LOR on the other hand gets played quite frequently becuase it is easier to teach and bring in newbies with. It is a much lighter and more social game.

With out knowing much about your taste or playing preference/needs. I would recomend LOR over WOR because I think it would in general have a more universal apeal.
 
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Johan L
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Tanakor wrote:
Playing Time: LotR can be played in about an hour. WotR takes at least two.


Yes, WotR takes at least two hours, but that is not the same thing as saying it is possible to play in two hours - I'm currently considering buying a new car and I'm sure it will cost me at least £2.50

Our first game took eight hours, second one six hours. While it was sort of an enjoyable experience and people say playing time comes down a bit with experience, I haven't really felt the need to play again and would rather play three games of reasonable length. Personally I'd rather play Star Wars: Queen's Gambit or Memoir'44 to satisfy the same urge, but they are not LotR-related of course.

(Can't comment on LotR by the way, as I haven't played it).
 
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Alfred
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sandoze wrote:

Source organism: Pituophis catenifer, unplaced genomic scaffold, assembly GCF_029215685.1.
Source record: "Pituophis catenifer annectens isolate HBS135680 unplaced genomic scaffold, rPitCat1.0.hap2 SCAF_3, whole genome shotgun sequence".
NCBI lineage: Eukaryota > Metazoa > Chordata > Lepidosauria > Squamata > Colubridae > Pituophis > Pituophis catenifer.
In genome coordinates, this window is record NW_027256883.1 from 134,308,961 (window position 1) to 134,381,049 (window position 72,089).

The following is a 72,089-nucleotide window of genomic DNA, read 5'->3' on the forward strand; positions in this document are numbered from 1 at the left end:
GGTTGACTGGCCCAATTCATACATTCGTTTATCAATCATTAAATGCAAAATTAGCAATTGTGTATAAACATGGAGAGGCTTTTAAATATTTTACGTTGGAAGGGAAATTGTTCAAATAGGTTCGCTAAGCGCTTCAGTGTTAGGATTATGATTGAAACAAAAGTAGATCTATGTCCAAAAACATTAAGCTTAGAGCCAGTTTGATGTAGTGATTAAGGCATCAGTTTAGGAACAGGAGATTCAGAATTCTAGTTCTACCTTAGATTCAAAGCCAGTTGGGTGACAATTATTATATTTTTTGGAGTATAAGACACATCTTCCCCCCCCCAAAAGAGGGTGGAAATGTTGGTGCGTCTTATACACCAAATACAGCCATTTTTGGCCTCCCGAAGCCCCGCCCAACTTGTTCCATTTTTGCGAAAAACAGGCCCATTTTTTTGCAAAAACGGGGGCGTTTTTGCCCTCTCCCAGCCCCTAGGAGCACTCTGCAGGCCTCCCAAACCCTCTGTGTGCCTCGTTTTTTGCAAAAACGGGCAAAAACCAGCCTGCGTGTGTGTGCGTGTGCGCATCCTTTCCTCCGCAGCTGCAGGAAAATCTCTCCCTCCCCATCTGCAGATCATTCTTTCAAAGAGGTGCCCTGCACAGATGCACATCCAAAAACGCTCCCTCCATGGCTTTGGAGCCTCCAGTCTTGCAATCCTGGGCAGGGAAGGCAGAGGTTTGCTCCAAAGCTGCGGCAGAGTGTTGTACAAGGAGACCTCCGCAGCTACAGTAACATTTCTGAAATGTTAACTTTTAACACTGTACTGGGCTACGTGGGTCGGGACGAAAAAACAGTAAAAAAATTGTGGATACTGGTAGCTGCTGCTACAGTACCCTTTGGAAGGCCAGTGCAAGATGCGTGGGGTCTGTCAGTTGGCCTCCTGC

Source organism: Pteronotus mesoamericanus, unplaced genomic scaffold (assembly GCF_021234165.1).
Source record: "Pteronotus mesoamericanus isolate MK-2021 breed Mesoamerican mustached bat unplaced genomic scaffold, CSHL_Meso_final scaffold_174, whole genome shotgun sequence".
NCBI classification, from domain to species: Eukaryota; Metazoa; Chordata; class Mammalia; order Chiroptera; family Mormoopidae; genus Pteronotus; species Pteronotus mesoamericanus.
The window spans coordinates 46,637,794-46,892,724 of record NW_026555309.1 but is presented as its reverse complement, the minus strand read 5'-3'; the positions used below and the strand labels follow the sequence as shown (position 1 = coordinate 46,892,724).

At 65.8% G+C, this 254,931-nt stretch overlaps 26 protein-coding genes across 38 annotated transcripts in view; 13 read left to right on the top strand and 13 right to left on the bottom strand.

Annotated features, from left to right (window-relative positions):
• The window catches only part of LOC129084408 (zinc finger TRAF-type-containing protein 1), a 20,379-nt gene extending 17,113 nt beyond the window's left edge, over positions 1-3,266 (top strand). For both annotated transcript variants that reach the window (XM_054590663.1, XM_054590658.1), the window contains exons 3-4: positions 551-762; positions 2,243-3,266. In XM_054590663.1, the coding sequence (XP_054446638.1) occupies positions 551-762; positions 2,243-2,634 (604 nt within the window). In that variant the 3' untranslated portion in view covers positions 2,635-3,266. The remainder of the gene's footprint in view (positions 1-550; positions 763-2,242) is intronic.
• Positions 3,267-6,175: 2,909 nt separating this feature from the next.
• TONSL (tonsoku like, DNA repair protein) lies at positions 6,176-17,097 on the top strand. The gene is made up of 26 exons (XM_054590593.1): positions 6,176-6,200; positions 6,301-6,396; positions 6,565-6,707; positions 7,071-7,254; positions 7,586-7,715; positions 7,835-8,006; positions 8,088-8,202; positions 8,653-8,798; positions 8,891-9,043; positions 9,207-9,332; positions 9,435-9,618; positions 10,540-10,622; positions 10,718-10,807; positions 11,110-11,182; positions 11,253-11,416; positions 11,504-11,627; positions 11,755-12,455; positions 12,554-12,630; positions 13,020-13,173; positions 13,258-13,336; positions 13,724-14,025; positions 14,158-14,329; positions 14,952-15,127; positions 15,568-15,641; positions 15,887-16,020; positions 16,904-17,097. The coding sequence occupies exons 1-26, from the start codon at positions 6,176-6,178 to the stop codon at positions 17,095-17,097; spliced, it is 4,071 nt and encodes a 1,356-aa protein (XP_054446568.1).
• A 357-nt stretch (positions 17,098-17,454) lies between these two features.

How about an opinion or comparison.


Hey hey, that was as much as an opinion as anything else. Basically, I totally agree with him. (Incidently, I own both games.)
 
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Seth Howard

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Wow, great comments/opinions.

The time length of WOTR was not really considered and I have no doubt we'd go over the 'suggested playing time' so thanks for the eye opener.

LOTR is good for newbs which is always a plus.

Epic or reasonable playing time. Mini figures or abstraction. Coop or clobber.. this is going to be a tough purchase.

Anyone play LOTR with kids 12 and up? 12 and under?
 
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Sean McCarthy
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They're both very good.

Both of them evoke the feelings of the story very well and immersively. LotR really feels like you are little hobbits, trying to beat Sauron against all odds. WotR on the other hand has a very epic feel. The Sauron player really feels powerful and evil, and the Free Peoples player feels weak, but using every last bit of energy to undermine Sauron. When you're playing the FP, it's like you are falling over backwards with your hands tied behind your back, and you have to fold an origami crane before you hit the ground. (Luckily you are falling in slow motion .)

I personally find the WotR theme for compelling, mostly because it's grander, but also because WotR becomes more intuitive when you get good at it, while LotR gets more calculational. Sometimes you can lose the sense of theme in LotR for short periods of time, especially when you are pulling off a somewhat gamey play.

As for numbers of players: WotR plays perfect with 2 obviously, but you can add an extra player per side (simply as another brain without using the special 3-4 player rules) and it still works just fine. LotR is good with anywhere from 1-5. LotR has better replay value if you play it with varying player numbers. WotR just has replay value, period.